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Is Jose Riveiro’s Approach Perfect For Knockout Football?

After defeating Amazulu last weekend, can Jose be classified as a Cup specialist, leading a team that neither scores many goals nor concede too many?

Jose Riveiro Knockout Football

Of all sides currently in the top flight, Orlando Pirates have been talked up the most as potential title challengers in the first three months of the season. Of the three teams between them and Sundowns, Richards Bay are widely expected to slide down soon, SuperSport had a terrible start (they were bottom after 3 games played), while Kaizer Chiefs only overtook Pirates this past weekend. The league doesn’t seem to have a challenger ready to go toe to toe with Sundowns over the course of 10 months. This is not to say it’s over for Pirates in the league, but only one team has won a PSL title with as many (or less) points as Pirates have so far this season (2008 SuperSport).

The much talked up team now lie fifth on the table, closer to the bottom than they are to the top, raising a few questions. Could it be that their Cup performances, in particular restricting Sundowns to zero goals in 180 minutes, have led us to think they are good for the title? Results like these leave fans who are happy with the less positive playing style as long as it brings results more content. After defeating Amazulu this weekend, can Jose be classified as a Cup specialist, leading a team that neither scores too many goals (and early if they do), nor concedes too many (and late if they do)?

Low Goal Numbers

It does not take advanced statistics to see that Pirates’ main issue this season has been the alarming lack of goals. Over the last couple of weeks, we’ve written pieces on this phenomenon, and have been fascinated in particular by the lack of any second-half-goals in the league (a PSL record by the way). The xG Table also highlights how much Pirates are underperforming their xG in the league, ranking here as the team with the 4th biggest xG difference (gap between goals scored and goals worth of chances created).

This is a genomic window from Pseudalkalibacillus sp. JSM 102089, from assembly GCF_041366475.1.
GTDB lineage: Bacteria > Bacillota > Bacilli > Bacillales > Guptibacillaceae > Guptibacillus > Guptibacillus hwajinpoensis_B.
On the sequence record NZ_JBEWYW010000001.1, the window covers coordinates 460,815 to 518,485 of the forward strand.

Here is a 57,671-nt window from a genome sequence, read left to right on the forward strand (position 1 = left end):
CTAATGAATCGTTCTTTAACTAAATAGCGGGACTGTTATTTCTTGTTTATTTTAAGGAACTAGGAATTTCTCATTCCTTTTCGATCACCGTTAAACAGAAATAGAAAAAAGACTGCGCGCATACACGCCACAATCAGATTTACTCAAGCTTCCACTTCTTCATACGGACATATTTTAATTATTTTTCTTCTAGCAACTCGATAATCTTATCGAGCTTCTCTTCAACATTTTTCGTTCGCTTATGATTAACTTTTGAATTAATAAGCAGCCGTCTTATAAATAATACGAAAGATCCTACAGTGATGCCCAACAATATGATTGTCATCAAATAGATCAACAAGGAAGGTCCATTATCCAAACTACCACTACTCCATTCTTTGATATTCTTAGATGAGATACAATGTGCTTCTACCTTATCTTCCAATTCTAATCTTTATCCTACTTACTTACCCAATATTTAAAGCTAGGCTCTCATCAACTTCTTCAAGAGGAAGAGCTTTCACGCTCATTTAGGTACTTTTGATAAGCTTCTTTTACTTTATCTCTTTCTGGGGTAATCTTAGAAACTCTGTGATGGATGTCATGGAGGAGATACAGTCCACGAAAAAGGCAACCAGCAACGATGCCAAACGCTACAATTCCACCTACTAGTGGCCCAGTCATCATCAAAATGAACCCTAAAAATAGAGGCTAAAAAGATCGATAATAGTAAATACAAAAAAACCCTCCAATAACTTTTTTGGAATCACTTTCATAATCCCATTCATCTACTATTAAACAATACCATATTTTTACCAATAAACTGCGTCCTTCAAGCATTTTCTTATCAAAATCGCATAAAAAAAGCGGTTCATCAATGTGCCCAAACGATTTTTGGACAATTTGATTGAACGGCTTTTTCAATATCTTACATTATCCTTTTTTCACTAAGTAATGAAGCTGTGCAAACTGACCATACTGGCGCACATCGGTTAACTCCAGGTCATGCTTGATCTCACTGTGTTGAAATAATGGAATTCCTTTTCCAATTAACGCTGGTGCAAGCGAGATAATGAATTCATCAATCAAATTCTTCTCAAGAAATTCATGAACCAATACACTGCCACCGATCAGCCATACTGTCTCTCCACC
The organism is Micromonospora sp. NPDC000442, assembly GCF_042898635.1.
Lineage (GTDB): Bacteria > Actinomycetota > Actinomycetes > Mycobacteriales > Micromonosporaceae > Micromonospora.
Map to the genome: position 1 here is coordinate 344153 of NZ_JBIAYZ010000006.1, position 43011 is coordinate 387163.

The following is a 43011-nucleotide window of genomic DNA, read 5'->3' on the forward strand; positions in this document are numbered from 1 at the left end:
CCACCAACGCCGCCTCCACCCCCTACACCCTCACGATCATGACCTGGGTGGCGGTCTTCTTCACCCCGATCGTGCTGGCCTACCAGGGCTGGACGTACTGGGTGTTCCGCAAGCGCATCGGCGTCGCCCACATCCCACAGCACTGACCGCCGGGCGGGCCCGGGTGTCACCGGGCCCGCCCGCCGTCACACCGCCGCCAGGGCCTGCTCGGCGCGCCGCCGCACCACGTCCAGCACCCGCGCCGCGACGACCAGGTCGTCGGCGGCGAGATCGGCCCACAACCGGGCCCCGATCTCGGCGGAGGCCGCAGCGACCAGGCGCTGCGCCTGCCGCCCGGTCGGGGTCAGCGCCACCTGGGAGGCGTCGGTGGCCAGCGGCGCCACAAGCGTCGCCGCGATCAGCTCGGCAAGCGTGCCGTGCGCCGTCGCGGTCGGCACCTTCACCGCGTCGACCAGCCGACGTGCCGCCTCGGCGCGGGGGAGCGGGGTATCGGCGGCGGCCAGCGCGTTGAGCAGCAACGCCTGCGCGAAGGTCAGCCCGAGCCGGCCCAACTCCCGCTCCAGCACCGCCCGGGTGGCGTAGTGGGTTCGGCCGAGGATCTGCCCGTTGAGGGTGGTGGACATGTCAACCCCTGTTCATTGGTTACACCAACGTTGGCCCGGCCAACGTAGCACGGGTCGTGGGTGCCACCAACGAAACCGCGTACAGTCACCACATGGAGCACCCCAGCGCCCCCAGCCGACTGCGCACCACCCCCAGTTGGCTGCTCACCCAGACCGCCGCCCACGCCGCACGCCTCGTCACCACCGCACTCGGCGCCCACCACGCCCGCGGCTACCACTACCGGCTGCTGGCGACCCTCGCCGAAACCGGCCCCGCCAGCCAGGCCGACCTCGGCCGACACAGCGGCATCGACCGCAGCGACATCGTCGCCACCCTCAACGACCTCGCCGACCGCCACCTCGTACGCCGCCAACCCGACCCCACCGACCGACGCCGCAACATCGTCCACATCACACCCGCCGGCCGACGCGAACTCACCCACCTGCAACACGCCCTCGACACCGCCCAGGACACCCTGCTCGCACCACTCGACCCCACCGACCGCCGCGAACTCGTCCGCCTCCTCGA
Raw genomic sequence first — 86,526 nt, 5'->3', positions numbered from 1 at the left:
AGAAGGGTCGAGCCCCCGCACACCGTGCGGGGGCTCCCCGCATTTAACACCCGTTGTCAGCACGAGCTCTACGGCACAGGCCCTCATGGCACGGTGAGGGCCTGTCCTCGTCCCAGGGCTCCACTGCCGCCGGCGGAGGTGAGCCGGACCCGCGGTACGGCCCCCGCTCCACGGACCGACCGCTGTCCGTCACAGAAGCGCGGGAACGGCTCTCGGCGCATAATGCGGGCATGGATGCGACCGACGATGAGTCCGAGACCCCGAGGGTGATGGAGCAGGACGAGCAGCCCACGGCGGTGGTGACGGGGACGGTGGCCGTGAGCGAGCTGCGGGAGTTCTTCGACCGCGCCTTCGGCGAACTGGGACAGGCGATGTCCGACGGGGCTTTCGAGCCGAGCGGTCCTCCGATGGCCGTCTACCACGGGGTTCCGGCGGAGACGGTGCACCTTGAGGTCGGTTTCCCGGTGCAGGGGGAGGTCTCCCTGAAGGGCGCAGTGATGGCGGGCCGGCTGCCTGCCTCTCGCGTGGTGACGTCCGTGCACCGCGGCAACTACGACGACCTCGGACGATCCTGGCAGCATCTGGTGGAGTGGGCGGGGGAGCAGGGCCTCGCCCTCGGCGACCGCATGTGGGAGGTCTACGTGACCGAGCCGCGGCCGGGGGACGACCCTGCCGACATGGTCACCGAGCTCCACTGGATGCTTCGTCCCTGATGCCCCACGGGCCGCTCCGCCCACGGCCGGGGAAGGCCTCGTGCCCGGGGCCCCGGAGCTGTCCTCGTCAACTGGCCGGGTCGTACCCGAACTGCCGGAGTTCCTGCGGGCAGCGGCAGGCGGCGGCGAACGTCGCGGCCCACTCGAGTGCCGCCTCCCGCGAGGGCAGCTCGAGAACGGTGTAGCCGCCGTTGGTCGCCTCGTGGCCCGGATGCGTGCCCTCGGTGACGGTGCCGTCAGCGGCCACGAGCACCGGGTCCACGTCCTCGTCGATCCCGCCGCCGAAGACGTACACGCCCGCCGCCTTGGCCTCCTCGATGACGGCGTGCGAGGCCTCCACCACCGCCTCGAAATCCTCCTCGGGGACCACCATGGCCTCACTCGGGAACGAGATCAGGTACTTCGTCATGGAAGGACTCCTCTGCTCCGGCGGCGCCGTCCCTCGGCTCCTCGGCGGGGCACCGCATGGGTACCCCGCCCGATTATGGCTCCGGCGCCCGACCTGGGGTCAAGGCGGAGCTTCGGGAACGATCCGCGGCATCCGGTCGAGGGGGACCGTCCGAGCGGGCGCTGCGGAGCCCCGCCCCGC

Even in what has been a particularly goal-shy start to the season, this Pirates side have taken this to a new level compared to those of the past. Never has a Pirates side played so many games in a season with fewer goals. No team in PSL history has ever started a season with a run of so many blanks in the second half. Yet, they have three 2nd half-goals in the MTN8, making us wonder if there’s a different approach to league games and Cup games.

Low Pass Numbers in Cup Games

The passing profile of Pirates this season also makes for interesting reading when we look at how few passes they attempt (sometimes). In the 3-0 win against Sundowns, Pirates attempted just over 200 passes, their lowest in six years, with only 145 completed. Gamestate is an important element to consider when looking at passing data. Often, when a team has taken an early lead, they cede to the other team and spend more time out of possession than with the ball. It’s common, if not expected, for chasing teams to have the most passes.

The four matches where Pirates attempted the fewest passes season are the four MTN8 matches they played, suggesting this may be an intentional game plan in Cup competitions. In the majority of fixtures Pirates tend to outpass the opposition (bottom right quadrant – many passes for Pirates, few for the opposition). Given that they won only two of the 10 matches when they were outpassed, and have won all but one where they had fewer passes, the most likely explanation is that game state has influenced these numbers. The ball possession numbers also back this up, with Pirates winning just one match where they had over 50% possession.

Many Early Goals

“In these two legs of the game it makes things difficult for the opponent and we know that we’re very strong in defending,” – Riveiro said after beating Sundowns.